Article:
2009年 02月 14日
was like Bach's composition or Medieval architecture;
both of them were made for God, having no negligence
or scamping whatsoever at areas and places where
no one might try to take a look at.
The other day, I felt what Wittgenstein possibly meant
when I checked Bach's cantata No. 21.
Yukari Nonoshita Seufer, Traenen, Kummer, Not
Ich hatte viel bekümmernis - Bach BWV21- 2
I listened to the two pieces and simply felt or heard the
echoes between them. These two pieces belong to the same
cantata; one feels there could be something between them working
so that they sound a little similar and different from each other,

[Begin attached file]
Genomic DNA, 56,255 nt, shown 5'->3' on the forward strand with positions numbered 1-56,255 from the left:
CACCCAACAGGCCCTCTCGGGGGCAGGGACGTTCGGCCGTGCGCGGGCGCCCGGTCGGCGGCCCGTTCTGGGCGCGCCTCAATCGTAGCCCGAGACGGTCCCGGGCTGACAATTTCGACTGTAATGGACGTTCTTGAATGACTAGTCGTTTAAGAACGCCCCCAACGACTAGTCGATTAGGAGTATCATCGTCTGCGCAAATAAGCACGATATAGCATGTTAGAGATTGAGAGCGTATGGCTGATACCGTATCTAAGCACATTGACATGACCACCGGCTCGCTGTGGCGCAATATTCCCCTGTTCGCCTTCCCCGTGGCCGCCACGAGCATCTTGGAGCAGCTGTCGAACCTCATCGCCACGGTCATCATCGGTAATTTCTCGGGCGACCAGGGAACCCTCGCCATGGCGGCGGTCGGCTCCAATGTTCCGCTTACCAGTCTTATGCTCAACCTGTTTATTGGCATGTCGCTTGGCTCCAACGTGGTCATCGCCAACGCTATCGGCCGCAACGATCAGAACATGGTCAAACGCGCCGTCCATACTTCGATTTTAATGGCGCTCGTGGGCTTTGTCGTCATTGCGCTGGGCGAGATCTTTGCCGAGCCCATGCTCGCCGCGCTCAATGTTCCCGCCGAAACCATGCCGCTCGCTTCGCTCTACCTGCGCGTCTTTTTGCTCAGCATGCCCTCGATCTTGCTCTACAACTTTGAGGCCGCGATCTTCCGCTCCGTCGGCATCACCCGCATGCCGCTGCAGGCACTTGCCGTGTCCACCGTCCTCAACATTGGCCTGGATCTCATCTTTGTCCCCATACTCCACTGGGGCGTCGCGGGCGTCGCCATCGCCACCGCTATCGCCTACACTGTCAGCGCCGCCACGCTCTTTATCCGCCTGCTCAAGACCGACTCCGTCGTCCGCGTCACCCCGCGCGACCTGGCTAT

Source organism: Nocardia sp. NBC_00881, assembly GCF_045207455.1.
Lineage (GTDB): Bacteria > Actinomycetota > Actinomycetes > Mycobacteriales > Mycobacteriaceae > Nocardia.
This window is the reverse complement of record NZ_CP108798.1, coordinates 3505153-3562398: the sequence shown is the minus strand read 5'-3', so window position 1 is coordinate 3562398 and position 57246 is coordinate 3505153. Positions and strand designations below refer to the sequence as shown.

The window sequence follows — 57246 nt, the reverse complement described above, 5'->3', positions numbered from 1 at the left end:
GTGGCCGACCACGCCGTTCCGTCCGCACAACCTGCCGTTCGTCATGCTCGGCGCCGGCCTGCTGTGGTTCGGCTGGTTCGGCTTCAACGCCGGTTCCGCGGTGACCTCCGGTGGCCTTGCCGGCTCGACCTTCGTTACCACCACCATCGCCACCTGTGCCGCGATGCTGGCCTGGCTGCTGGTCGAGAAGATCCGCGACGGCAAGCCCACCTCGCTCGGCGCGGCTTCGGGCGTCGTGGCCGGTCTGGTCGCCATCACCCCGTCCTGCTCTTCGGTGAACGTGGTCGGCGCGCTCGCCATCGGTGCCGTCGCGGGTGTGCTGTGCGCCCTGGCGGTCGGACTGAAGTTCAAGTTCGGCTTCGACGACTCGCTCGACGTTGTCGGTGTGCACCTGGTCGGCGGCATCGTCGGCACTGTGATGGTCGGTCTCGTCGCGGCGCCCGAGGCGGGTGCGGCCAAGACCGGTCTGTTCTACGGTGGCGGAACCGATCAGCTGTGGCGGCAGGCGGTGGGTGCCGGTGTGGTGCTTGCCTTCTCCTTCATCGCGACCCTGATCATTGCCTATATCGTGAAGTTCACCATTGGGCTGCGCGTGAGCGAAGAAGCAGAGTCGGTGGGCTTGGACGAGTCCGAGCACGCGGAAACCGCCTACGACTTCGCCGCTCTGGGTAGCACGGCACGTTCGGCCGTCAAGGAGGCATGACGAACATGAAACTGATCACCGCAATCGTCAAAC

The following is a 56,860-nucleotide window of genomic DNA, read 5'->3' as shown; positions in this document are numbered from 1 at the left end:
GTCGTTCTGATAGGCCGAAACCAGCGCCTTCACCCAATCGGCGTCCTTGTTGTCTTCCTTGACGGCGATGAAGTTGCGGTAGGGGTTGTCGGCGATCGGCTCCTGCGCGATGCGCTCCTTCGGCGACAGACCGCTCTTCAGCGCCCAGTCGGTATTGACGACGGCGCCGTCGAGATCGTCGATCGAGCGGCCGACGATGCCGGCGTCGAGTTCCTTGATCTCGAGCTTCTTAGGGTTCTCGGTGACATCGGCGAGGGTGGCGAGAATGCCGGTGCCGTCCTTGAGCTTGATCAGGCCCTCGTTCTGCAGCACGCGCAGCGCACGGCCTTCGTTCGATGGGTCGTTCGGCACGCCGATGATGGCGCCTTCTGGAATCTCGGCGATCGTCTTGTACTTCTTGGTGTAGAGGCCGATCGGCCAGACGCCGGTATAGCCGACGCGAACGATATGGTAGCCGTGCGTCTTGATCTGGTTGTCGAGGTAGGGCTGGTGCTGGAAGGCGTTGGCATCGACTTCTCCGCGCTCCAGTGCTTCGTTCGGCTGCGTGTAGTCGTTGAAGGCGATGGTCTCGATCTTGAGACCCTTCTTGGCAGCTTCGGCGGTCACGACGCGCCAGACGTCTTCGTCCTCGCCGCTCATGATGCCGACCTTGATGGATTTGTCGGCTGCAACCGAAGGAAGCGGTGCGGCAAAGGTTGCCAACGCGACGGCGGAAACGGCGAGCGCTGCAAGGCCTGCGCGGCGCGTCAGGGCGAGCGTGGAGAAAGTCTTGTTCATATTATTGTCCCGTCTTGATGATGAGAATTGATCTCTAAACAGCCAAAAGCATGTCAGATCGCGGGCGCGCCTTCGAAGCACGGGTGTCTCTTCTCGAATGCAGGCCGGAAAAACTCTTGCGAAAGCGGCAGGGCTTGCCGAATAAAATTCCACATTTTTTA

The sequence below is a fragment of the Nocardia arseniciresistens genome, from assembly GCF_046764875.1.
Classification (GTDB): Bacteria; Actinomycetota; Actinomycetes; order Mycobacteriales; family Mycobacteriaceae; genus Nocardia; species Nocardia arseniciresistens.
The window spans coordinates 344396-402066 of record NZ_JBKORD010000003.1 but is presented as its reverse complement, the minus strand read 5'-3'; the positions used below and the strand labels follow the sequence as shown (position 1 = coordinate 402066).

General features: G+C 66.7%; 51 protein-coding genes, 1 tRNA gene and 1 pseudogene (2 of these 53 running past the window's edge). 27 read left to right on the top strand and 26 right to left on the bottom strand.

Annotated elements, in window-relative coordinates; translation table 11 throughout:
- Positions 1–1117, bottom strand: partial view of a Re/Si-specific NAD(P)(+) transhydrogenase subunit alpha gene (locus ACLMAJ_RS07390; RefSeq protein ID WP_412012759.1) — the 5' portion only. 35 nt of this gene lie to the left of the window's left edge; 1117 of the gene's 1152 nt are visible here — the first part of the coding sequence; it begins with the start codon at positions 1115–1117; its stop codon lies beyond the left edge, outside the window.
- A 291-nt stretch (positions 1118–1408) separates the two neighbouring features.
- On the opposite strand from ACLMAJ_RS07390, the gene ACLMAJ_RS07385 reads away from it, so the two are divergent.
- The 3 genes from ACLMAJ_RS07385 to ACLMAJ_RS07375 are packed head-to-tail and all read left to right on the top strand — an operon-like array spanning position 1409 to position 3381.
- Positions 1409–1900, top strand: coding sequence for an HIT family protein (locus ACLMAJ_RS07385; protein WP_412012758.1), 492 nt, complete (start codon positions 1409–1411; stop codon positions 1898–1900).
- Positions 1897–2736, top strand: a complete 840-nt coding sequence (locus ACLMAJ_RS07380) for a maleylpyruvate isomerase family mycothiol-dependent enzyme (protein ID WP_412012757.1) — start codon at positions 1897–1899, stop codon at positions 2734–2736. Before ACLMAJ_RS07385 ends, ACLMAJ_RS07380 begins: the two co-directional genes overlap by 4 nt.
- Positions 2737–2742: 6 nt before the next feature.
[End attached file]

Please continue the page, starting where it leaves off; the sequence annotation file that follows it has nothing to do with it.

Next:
making each piece distinct and yet in a certain harmonious way.
My ex-friend---owing to the dark sides of the crucial themes
I had been with Ray Monk's biography, I must have shocked
the tender and genuine heart---says that Magdalena Kozena
should sound the best when it comes to cantata and oratorio.
I checked Magdalena Kozena to find that Wittgenstein must
have preferred her voice to any other female voice.
Listen to this piece and you'll feel the brilliant touch and edge,
which you feel Wittgenstein's Tractatus.
One might feel some resemblances between the singer Magdalena
Kozena and Hermine Wittgenstein, whose photo one could take
a look at on the page here or Margaret Wittgenstein